Focused vs. Complete Assessment

Focused vs. Complete Assessment

Assessment is the initial step in the nursing process, and it entails the collection of information that will form an individualized database about the patient. According to Weber and Kelley (2013), the collection of information from the patient is done in a systematic manner using a variety of techniques and then organized according to a predetermined nursing structure for interpretation. The assessment process is carried out when a patient enters the hospital or a healthcare facility. There are two methods commonly used in the assessment process namely complete assessment and focused nursing assessment. The difference between the two types is viewed regarding information gathered and the time the operation is carried out.

A comprehensive health assessment is carried out immediately a client enters a facility with the aim of identifying the altered health status, uncertain health outcomes and to provide a comprehensive database critical for evaluation of the health status of the patient in subsequent assessments (Portal, 2017). During the assessment, objective and subjective data is collected and documented systematically for later review. According to the nursing standards of practice, a complete health assessment should be completed within 24 hours of patient admission (Portal, 2017). The components of a complete health assessment include a general survey, complete health history, vital signs and review of body systems.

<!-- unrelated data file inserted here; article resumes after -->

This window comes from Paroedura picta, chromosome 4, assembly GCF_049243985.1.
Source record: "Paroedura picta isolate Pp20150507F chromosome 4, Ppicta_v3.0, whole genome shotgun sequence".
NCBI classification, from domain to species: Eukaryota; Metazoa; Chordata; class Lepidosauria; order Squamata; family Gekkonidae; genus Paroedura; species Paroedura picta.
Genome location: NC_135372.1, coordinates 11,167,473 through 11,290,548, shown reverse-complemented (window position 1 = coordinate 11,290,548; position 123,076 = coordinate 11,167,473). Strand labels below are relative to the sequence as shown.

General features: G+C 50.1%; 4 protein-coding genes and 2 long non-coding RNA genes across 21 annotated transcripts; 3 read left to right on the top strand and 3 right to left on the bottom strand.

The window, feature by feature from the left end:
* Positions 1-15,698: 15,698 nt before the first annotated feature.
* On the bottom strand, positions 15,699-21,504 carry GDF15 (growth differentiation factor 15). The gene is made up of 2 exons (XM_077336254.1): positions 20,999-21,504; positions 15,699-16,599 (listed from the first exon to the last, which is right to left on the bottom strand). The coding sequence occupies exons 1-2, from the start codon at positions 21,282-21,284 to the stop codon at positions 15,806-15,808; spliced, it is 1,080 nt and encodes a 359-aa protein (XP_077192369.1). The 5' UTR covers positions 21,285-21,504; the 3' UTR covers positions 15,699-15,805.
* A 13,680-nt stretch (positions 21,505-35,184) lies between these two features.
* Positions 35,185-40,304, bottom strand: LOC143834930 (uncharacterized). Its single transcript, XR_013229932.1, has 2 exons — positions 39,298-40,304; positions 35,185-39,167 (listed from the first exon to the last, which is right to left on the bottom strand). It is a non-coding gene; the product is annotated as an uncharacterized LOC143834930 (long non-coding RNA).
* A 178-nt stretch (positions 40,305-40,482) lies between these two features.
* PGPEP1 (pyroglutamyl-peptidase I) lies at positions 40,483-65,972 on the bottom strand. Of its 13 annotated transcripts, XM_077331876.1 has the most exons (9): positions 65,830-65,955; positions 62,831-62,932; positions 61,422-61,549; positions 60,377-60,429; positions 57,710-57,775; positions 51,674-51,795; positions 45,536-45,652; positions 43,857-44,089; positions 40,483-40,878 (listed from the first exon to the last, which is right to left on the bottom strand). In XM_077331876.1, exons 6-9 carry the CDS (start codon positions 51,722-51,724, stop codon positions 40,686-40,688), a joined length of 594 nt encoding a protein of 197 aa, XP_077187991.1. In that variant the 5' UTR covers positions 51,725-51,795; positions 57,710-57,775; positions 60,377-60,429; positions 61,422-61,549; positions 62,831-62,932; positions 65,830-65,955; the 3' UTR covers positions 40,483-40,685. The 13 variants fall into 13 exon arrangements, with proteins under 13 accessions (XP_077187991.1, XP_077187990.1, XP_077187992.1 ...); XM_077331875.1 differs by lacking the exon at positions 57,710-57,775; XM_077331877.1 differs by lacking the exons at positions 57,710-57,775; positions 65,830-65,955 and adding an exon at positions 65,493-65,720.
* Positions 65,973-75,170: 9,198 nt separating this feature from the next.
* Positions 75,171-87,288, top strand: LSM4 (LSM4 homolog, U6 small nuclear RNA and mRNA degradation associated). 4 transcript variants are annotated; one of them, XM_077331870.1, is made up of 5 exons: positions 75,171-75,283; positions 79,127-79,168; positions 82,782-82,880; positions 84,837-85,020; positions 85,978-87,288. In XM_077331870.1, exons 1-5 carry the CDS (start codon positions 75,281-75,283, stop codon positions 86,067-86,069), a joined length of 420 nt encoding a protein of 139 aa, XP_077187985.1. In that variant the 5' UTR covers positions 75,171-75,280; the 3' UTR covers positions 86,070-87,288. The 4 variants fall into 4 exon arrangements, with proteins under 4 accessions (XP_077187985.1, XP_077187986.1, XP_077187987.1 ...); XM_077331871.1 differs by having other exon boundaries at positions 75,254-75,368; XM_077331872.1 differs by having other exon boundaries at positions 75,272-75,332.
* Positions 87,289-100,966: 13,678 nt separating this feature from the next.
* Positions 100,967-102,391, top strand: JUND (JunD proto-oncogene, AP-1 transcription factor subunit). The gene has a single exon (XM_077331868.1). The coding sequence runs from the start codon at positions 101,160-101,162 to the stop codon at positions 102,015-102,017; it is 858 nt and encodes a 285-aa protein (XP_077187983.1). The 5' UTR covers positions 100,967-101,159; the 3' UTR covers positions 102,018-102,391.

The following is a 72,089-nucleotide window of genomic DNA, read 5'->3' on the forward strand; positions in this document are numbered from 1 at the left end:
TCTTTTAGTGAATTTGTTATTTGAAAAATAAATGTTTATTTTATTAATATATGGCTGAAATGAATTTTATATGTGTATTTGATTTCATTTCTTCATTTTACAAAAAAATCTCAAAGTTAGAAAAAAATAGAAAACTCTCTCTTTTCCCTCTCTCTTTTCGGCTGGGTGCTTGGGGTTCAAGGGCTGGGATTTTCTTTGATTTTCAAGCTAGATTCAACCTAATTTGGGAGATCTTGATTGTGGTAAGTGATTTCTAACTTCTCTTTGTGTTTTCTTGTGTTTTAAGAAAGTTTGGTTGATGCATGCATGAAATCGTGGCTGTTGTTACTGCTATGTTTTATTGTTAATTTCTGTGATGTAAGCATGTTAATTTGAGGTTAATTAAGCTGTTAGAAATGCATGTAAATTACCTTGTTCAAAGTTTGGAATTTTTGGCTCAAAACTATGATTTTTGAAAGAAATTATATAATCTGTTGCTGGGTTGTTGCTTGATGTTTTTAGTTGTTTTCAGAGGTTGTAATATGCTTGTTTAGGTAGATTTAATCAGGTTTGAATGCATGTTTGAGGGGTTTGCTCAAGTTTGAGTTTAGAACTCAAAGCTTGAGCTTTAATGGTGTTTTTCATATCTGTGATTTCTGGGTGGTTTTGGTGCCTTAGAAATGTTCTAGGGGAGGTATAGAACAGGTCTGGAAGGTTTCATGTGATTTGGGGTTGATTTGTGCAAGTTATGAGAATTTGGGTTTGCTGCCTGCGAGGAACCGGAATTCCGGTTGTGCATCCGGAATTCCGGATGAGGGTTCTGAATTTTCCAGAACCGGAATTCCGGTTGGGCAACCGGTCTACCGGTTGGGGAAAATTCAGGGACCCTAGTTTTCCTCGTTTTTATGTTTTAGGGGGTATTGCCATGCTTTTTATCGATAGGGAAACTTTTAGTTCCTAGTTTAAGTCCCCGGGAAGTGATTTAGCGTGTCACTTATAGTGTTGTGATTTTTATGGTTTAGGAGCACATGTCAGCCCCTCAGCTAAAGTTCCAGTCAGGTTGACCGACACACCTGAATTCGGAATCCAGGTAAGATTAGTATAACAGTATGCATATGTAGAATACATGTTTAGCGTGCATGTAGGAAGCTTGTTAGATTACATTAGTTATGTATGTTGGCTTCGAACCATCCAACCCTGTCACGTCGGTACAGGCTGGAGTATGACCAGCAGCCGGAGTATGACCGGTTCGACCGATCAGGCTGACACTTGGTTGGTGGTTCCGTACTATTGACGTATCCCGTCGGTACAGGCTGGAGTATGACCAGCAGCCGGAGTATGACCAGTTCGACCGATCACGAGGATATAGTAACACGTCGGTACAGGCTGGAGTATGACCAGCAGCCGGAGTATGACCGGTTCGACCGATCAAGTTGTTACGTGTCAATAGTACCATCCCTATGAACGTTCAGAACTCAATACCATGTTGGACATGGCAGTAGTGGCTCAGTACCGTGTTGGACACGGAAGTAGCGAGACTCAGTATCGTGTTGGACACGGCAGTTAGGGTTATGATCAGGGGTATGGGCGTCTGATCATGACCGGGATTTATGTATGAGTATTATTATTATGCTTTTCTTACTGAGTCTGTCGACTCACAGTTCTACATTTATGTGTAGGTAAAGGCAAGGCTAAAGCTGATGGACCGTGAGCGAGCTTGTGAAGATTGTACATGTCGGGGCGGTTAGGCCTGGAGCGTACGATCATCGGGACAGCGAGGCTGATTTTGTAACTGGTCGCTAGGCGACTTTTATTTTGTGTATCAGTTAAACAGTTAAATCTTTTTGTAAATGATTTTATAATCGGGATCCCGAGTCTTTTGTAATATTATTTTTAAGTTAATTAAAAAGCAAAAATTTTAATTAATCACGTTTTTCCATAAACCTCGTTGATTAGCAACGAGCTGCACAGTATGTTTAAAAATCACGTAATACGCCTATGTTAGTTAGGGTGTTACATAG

A focused health assessment is a modified type of examination that uses knowledge of the patient’s history and the chief complaint to examine a specific part or body system of interest (Weber and Kelley, 2013). The assessment deals with a problem that is already identified and it takes a shorter time frame than a complete assessment. The nurse usually determines if the issue of concern has improved, resolved or worsened. Focused assessment may also be done on specific body systems relating to the chief complain such as the neurological system.


Weber, J. R., & Kelley, J. H. (2013). Health assessment in nursing. Lippincott Williams & Wilkins.

Portal, M. R.  (2017). Nursing assessment. Clinical Guidelines in Nursing; My RCH Portal.


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